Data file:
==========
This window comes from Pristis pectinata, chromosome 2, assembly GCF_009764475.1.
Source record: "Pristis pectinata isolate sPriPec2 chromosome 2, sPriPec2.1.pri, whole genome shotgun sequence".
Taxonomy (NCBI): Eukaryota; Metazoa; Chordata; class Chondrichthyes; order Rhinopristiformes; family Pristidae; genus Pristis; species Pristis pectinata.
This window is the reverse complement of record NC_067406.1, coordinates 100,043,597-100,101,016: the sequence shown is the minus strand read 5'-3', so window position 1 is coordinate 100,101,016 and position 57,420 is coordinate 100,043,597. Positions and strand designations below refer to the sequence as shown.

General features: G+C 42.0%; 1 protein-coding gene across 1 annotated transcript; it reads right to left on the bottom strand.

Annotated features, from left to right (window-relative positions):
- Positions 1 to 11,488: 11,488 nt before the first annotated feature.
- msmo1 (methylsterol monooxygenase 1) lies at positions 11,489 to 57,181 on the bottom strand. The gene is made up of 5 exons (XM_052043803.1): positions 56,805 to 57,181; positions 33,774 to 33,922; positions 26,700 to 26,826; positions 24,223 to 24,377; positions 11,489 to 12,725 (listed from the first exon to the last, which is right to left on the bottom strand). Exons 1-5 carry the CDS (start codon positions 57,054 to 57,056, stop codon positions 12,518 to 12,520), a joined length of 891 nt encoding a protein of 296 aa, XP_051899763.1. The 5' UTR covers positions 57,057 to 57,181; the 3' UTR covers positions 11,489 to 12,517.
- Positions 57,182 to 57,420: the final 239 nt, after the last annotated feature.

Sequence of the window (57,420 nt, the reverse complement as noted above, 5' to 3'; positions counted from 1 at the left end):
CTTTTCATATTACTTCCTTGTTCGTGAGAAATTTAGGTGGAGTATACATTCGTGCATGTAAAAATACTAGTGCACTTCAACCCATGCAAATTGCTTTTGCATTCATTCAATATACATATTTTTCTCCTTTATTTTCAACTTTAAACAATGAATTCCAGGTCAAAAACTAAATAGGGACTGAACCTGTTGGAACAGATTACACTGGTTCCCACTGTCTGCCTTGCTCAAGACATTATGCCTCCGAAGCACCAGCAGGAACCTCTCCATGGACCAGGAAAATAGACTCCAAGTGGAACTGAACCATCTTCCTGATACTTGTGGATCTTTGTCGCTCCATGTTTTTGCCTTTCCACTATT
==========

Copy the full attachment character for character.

This window comes from Pristis pectinata, chromosome 2, assembly GCF_009764475.1.
Source record: "Pristis pectinata isolate sPriPec2 chromosome 2, sPriPec2.1.pri, whole genome shotgun sequence".
Taxonomy (NCBI): Eukaryota; Metazoa; Chordata; class Chondrichthyes; order Rhinopristiformes; family Pristidae; genus Pristis; species Pristis pectinata.
This window is the reverse complement of record NC_067406.1, coordinates 100,043,597-100,101,016: the sequence shown is the minus strand read 5'-3', so window position 1 is coordinate 100,101,016 and position 57,420 is coordinate 100,043,597. Positions and strand designations below refer to the sequence as shown.

General features: G+C 42.0%; 1 protein-coding gene across 1 annotated transcript; it reads right to left on the bottom strand.

Annotated features, from left to right (window-relative positions):
- Positions 1 to 11,488: 11,488 nt before the first annotated feature.
- msmo1 (methylsterol monooxygenase 1) lies at positions 11,489 to 57,181 on the bottom strand. The gene is made up of 5 exons (XM_052043803.1): positions 56,805 to 57,181; positions 33,774 to 33,922; positions 26,700 to 26,826; positions 24,223 to 24,377; positions 11,489 to 12,725 (listed from the first exon to the last, which is right to left on the bottom strand). Exons 1-5 carry the CDS (start codon positions 57,054 to 57,056, stop codon positions 12,518 to 12,520), a joined length of 891 nt encoding a protein of 296 aa, XP_051899763.1. The 5' UTR covers positions 57,057 to 57,181; the 3' UTR covers positions 11,489 to 12,517.
- Positions 57,182 to 57,420: the final 239 nt, after the last annotated feature.

Sequence of the window (57,420 nt, the reverse complement as noted above, 5' to 3'; positions counted from 1 at the left end):
CTTTTCATATTACTTCCTTGTTCGTGAGAAATTTAGGTGGAGTATACATTCGTGCATGTAAAAATACTAGTGCACTTCAACCCATGCAAATTGCTTTTGCATTCATTCAATATACATATTTTTCTCCTTTATTTTCAACTTTAAACAATGAATTCCAGGTCAAAAACTAAATAGGGACTGAACCTGTTGGAACAGATTACACTGGTTCCCACTGTCTGCCTTGCTCAAGACATTATGCCTCCGAAGCACCAGCAGGAACCTCTCCATGGACCAGGAAAATAGACTCCAAGTGGAACTGAACCATCTTCCTGATACTTGTGGATCTTTGTCGCTCCATGTTTTTGCCTTTCCACTATT